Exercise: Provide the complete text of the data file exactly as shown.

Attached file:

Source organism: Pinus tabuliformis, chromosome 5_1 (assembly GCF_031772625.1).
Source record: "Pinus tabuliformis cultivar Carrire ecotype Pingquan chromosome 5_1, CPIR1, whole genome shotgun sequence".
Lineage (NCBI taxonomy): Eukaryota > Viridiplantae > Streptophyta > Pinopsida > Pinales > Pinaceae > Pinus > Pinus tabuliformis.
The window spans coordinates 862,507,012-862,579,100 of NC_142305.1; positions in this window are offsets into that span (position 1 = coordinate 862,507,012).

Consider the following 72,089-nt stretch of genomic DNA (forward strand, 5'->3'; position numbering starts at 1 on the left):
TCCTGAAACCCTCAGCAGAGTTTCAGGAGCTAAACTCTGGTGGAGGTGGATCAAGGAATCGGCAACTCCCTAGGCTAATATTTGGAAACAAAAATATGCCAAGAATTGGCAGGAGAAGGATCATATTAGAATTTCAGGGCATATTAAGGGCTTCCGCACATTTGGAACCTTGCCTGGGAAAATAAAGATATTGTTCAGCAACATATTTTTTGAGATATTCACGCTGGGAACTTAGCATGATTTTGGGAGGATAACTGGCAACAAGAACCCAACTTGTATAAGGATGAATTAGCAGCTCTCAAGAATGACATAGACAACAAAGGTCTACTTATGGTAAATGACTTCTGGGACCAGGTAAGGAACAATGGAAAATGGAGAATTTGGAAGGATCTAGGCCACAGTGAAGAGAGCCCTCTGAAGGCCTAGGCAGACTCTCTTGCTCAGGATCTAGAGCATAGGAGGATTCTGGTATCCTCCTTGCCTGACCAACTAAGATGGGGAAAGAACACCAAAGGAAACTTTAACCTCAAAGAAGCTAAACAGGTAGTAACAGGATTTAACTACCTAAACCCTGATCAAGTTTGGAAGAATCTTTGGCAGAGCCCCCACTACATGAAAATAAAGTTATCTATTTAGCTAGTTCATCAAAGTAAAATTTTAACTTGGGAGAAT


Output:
Source organism: Pinus tabuliformis, chromosome 5_1 (assembly GCF_031772625.1).
Source record: "Pinus tabuliformis cultivar Carrire ecotype Pingquan chromosome 5_1, CPIR1, whole genome shotgun sequence".
Lineage (NCBI taxonomy): Eukaryota > Viridiplantae > Streptophyta > Pinopsida > Pinales > Pinaceae > Pinus > Pinus tabuliformis.
The window spans coordinates 862,507,012-862,579,100 of NC_142305.1; positions in this window are offsets into that span (position 1 = coordinate 862,507,012).

Consider the following 72,089-nt stretch of genomic DNA (forward strand, 5'->3'; position numbering starts at 1 on the left):
TCCTGAAACCCTCAGCAGAGTTTCAGGAGCTAAACTCTGGTGGAGGTGGATCAAGGAATCGGCAACTCCCTAGGCTAATATTTGGAAACAAAAATATGCCAAGAATTGGCAGGAGAAGGATCATATTAGAATTTCAGGGCATATTAAGGGCTTCCGCACATTTGGAACCTTGCCTGGGAAAATAAAGATATTGTTCAGCAACATATTTTTTGAGATATTCACGCTGGGAACTTAGCATGATTTTGGGAGGATAACTGGCAACAAGAACCCAACTTGTATAAGGATGAATTAGCAGCTCTCAAGAATGACATAGACAACAAAGGTCTACTTATGGTAAATGACTTCTGGGACCAGGTAAGGAACAATGGAAAATGGAGAATTTGGAAGGATCTAGGCCACAGTGAAGAGAGCCCTCTGAAGGCCTAGGCAGACTCTCTTGCTCAGGATCTAGAGCATAGGAGGATTCTGGTATCCTCCTTGCCTGACCAACTAAGATGGGGAAAGAACACCAAAGGAAACTTTAACCTCAAAGAAGCTAAACAGGTAGTAACAGGATTTAACTACCTAAACCCTGATCAAGTTTGGAAGAATCTTTGGCAGAGCCCCCACTACATGAAAATAAAGTTATCTATTTAGCTAGTTCATCAAAGTAAAATTTTAACTTGGGAGAAT